Israel faces vast backlash after labeling human rights groups terrorist organizations

Israeli Minister of Defense Benny Gantz (Jack Sanders)

Michael Arria

Mondoweiss  /  October 25, 2021

Human rights groups and activists want Israel to reverse its dangerous decision to label human rights groups as terrorist organizations.

Last week Israel designated six Palestinian civil society groups as terrorist organizations. The move has been condemned by the United Nations, human rights groups, and activists across the world.

Israeli defense minister Benny Gantz claimed that the organizations Addameer, Al-Haq, Defense for Children International – Palestine, the Bisan Centre for Research and Development, the Union of Palestinian Women’s Committees, and the Union of Agricultural Work Committees are all connected to the Popular Front for the Liberation of Palestine. The organization has an armed wing that has claimed responsibility for suicide bombings.

“Counter-terrorism legislation must not be used to constrain legitimate human rights and humanitarian work,” reads a statement put out by The United Nations Human Rights Office in the Palestinian territories. “…these designations are the latest development in a long stigmatizing campaign against these and other organizations, damaging their ability to deliver on their crucial work.”

“Israel’s expansion of the so-called ‘terrorist’ designation is racist propaganda based on unfounded accusations,” tweeted the group Palestine Legal. “It’s another escalation of Israeli efforts to isolate Palestinians organizations doing critical work to expose Israel’s constant violations of Palestinian rights.”

Rep. Rashida Tlaib (D-MI), the only Palestinian member of congress, shared the Palestine Legal tweet and wrote, “The apartheid regime’s labeling of award-winning human rights groups as terrorist organizations—just because they speak truths about Israel’s violence & its human impact—is grossly antidemocratic and dangerous. The U.S. must end funding for human rights abuses. Enough.”

“This is a clear declaration of war against Palestinian civil society,” tweeted the Palestinian activist and writer Mohammed el-Kurd. “These orgs, which the public relies heavily on, provide the world with vital data and analyses that expose Israeli crimes. “Anti-terrorism legislation” is nothing but a racist tool to crush Palestinian society.”

Human Rights Watch and Amnesty International, who work with some of the targeted groups, put out a joint statement condemning the move:

 This appalling and unjust decision is an attack by the Israeli government on the international human rights movement. For decades, Israeli authorities have systematically sought to muzzle human rights monitoring and punish those who criticize its repressive rule over Palestinians. While staff members of our organizations have faced deportation and travel bans, Palestinian human rights defenders have always borne the brunt of the repression. This decision is an alarming escalation that threatens to shut down the work of Palestine’s most prominent civil society organizations. The decades-long failure of the international community to challenge grave Israeli human rights abuses and impose meaningful consequences for them has emboldened Israeli authorities to act in this brazen manner.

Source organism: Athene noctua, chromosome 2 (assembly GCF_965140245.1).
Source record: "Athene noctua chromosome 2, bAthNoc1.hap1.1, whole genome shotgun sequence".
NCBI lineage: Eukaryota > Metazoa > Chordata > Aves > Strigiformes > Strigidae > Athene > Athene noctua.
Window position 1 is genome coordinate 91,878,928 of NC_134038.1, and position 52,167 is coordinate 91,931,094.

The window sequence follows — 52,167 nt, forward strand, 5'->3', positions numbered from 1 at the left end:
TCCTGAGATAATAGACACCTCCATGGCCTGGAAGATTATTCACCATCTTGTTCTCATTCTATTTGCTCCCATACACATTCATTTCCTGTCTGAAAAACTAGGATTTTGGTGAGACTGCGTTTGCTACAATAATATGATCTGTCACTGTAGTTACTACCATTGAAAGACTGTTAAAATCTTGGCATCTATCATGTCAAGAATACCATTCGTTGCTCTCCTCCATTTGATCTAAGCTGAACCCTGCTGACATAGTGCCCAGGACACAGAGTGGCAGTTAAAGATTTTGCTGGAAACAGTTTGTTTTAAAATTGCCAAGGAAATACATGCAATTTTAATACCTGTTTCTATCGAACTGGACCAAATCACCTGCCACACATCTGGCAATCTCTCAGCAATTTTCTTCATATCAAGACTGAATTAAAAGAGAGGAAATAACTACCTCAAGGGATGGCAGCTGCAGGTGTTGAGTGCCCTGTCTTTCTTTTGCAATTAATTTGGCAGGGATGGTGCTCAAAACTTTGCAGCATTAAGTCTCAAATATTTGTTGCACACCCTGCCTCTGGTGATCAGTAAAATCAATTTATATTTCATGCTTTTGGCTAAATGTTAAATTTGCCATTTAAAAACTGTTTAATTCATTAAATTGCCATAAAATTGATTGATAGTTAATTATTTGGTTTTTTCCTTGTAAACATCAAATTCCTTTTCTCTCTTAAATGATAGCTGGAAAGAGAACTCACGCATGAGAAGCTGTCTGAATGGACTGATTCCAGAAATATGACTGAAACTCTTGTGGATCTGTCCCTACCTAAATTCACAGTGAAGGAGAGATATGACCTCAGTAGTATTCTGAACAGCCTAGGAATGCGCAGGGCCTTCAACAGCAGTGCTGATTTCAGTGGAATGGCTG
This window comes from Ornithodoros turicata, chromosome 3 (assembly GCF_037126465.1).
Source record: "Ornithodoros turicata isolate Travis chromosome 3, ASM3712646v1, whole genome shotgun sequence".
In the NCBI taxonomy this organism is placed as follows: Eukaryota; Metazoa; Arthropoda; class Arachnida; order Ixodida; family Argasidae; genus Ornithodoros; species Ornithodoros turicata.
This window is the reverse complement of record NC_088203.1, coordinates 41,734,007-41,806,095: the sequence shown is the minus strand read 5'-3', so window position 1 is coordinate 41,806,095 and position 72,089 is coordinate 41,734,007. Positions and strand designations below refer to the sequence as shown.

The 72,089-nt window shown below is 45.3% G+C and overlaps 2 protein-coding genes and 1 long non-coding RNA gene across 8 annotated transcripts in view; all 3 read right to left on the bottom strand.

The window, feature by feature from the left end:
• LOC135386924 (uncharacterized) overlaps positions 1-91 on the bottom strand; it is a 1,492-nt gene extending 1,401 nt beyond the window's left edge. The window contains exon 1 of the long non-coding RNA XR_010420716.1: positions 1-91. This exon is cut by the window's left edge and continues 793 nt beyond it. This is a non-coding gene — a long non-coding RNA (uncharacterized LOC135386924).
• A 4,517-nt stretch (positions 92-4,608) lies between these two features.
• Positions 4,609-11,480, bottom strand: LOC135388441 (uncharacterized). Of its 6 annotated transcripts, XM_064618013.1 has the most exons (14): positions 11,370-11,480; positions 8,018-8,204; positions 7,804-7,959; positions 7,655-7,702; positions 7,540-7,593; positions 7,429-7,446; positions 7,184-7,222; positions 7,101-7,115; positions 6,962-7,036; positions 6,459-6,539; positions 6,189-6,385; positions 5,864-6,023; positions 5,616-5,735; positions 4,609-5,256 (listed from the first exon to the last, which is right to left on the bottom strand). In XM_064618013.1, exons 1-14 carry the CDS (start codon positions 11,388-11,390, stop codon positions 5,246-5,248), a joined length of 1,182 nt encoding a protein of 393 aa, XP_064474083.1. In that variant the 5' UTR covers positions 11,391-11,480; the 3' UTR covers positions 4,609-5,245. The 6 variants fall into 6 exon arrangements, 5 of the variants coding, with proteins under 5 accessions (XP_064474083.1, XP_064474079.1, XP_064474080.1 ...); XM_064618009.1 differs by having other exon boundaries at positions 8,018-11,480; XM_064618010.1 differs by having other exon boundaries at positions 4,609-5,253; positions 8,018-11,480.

How the international community responds will be a true test of its resolve to protect human rights defenders. We are proud to work with our Palestinian partners and have been doing so for decades. They represent the best of global civil society. We stand with them in challenging this outrageous decision.

Twenty-five Israeli human rights organizations have signed onto a statement criticizing the designation. “The Minister of Defense’s designation of prominent Palestinian civil society organizations, among them our colleagues in the Palestinian human rights community, as terrorist organizations, is a draconian measure that criminalizes critical human rights work,” it reads. “Documentation, advocacy, and legal aid are fundamental activities for the protection of human rights worldwide. Criminalizing such work is an act of cowardice, characteristic of repressive authoritarian regimes. Civil society and human rights defenders must be protected. We stand in solidarity with our Palestinian colleagues, and call on members of the Israeli government and the international community to oppose this decision unequivocally.”

The Biden administration has yet to criticize the move in any capacity. When asked about the announcement during a briefing on Friday, State Department spokesman Ned Price suggested that reporters talk to the Israeli government.

“That’s it?,” asked MSNBC host Mehdi Hasan on his show this weekend. “Go talk to the Israeli government? Really? Supporters of Israel often say to critics, ‘Stop singling out Israel. Stop picking on Israel. Treat Israel like any other country.’

Well, okay then. Let’s condemn them for doing this then because when our other allies, like Turkey or Saudi Arabia or Egypt, crack down on human rights groups, we condemn them for it. We criticize them. So why give Israel a pass? How is that not ‘singling out’ Israel for special treatment? Look I agree, we shouldn’t pick on Israel. We should just hold them to the same standard on human rights as we do everyone else.”

The Israeli government is expected to send representatives from Foreign Ministry and Shin Bet to Washington soon. They will allegedly provide U.S. leaders with more information about why they made the controversial decision.

Michael Arria is the U.S. correspondent for Mondoweiss